Boudu, a tramp, jumps into the Seine. He is rescued by Mr Lestingois, a gentle and good bookseller, who gives shelter to him. Mrs Lestingois and the maid Anne-Marie (Mr Lestingois' mistress... See full summary »
Etienne Alexis, a candidate for president of the new Europe, is a scientist promoting artificial insemination for social betterment and therapy to eliminate passion. His wealthy household (... See full summary »
In Peru in the eighteenth century. Camilla, the star of a theater company, hesitates between three men. The Viceroy gives her his magnificent golden coach. A young Spanish officer suggests ... See full summary »
Set in the bleak aftermath and devastation of the World War I, a recently demobbed soldier, Timosh, returns to his hometown Kiev, after having survived a train wreck. His arrival coincides ... See full summary »
Psychological narrative avantgarde film about a wealthy young businessman who consecutively falls in love with a classy English woman (Pearl), a Russian sculptress (Athalia), and a naive ... See full summary »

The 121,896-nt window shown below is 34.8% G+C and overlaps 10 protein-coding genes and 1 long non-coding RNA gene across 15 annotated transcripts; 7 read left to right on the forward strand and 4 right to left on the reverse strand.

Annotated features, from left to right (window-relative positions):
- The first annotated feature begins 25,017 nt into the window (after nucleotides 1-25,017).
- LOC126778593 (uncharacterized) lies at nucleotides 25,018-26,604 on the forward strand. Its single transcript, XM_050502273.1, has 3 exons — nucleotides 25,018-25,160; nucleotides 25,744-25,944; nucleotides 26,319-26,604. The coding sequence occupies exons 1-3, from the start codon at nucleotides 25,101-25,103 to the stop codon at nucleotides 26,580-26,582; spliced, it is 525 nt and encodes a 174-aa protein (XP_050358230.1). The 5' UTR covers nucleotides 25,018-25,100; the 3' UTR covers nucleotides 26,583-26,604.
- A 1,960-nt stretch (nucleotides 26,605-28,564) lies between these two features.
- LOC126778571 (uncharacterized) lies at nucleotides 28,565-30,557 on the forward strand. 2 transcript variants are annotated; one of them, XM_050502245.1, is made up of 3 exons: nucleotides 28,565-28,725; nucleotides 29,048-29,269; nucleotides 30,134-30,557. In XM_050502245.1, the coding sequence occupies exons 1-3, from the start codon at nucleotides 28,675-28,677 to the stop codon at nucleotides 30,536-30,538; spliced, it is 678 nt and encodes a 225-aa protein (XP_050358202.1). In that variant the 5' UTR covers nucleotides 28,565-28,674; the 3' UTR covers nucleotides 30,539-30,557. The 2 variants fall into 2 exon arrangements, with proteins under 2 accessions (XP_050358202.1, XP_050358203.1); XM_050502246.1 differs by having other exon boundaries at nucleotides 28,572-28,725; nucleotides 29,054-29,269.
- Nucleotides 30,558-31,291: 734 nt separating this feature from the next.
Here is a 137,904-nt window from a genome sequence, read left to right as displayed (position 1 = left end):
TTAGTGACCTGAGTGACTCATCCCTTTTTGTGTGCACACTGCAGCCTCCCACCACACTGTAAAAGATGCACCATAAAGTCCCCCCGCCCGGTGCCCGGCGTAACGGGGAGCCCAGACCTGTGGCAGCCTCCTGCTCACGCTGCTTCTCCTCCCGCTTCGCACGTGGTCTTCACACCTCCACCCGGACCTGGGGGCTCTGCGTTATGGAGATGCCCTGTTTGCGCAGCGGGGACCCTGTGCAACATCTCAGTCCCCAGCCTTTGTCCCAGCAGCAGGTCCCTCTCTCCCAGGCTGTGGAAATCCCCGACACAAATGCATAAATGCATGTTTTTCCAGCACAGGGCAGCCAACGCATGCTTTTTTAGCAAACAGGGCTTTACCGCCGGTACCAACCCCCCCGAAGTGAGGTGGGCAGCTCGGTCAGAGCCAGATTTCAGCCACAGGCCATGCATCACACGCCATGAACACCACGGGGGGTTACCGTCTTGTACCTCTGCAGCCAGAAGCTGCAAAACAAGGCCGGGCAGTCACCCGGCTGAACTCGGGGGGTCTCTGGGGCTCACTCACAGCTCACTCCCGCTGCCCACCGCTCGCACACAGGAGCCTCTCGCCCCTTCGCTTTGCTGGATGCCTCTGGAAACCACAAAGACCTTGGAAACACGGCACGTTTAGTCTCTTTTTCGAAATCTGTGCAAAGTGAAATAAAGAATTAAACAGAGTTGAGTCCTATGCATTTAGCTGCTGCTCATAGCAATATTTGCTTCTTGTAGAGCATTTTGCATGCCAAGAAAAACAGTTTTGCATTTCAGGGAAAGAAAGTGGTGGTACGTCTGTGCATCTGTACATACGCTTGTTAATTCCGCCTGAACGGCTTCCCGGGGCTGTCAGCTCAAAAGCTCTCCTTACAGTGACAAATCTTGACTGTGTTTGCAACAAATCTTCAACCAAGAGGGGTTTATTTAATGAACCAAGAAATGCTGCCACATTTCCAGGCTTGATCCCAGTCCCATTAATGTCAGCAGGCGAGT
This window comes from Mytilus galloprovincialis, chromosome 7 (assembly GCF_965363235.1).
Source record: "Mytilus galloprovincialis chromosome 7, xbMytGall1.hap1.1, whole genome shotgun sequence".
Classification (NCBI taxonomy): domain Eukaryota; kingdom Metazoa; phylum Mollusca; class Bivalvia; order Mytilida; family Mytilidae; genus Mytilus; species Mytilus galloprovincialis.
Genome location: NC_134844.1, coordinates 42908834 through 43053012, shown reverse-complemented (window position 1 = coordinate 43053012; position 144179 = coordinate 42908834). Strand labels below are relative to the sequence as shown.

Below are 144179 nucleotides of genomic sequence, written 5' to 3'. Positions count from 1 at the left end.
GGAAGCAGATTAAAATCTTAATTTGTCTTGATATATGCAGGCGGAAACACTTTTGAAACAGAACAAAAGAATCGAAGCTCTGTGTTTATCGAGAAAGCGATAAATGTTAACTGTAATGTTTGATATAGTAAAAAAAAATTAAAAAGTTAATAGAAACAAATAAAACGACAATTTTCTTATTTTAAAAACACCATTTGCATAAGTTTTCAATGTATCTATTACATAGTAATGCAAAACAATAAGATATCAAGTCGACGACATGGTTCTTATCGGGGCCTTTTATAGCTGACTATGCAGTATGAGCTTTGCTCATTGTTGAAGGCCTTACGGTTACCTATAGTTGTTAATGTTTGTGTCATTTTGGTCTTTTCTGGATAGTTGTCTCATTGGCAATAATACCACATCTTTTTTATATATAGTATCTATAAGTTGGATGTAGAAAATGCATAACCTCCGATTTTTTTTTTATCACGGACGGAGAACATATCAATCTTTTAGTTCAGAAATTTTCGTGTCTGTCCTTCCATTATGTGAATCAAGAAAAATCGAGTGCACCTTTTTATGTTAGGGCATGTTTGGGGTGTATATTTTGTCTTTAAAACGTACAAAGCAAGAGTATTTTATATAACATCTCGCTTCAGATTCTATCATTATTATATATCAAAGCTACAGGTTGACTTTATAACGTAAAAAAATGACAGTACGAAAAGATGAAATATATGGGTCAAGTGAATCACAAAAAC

A propaganda film of the communist party of France, showing who the comrades help the proletarian people against the capitalists. It also features propagandistic speeches of leading members... See full summary »
This short early silent from the French master Renoir shows a good deal of imagination on the director's part although not in terms of casting: he once more looked no further than his then wife Catherine Hessling whom he was trying to build into a star for the lead role. Hessling is too old for the part, but at times she does manage to convey a degree of innocence required for the role, even if it does mean her performance borders on the (deliberately) comical at times. This being an adaptation of Hans Christian Anderson's tragic short story, these brief light-hearted moments are at odds with the general theme.
The second part of the film veers off into fantasy as we're treated to the girl's childlike fantasies as she slowly freezes to death. Again, there's a good deal of imagination gone into this sequence, but it does become a little repetitive after a while. The spectre of Death, initially in the form of a Jack-in-the-Box, looms over the fantasies, however, until the film climaxes with a concisely edited chase sequence on horseback.
This is a curious choice of story for Renoir, and it obviously doesn't reach the standard of his later output. However, it possesses a Gallic charm that sets it apart from most films of the era, and is worth catching simply to see a master of cinema near the beginning of his cinematic career.
0 of 0 people found this review helpful.
Was this review helpful to you?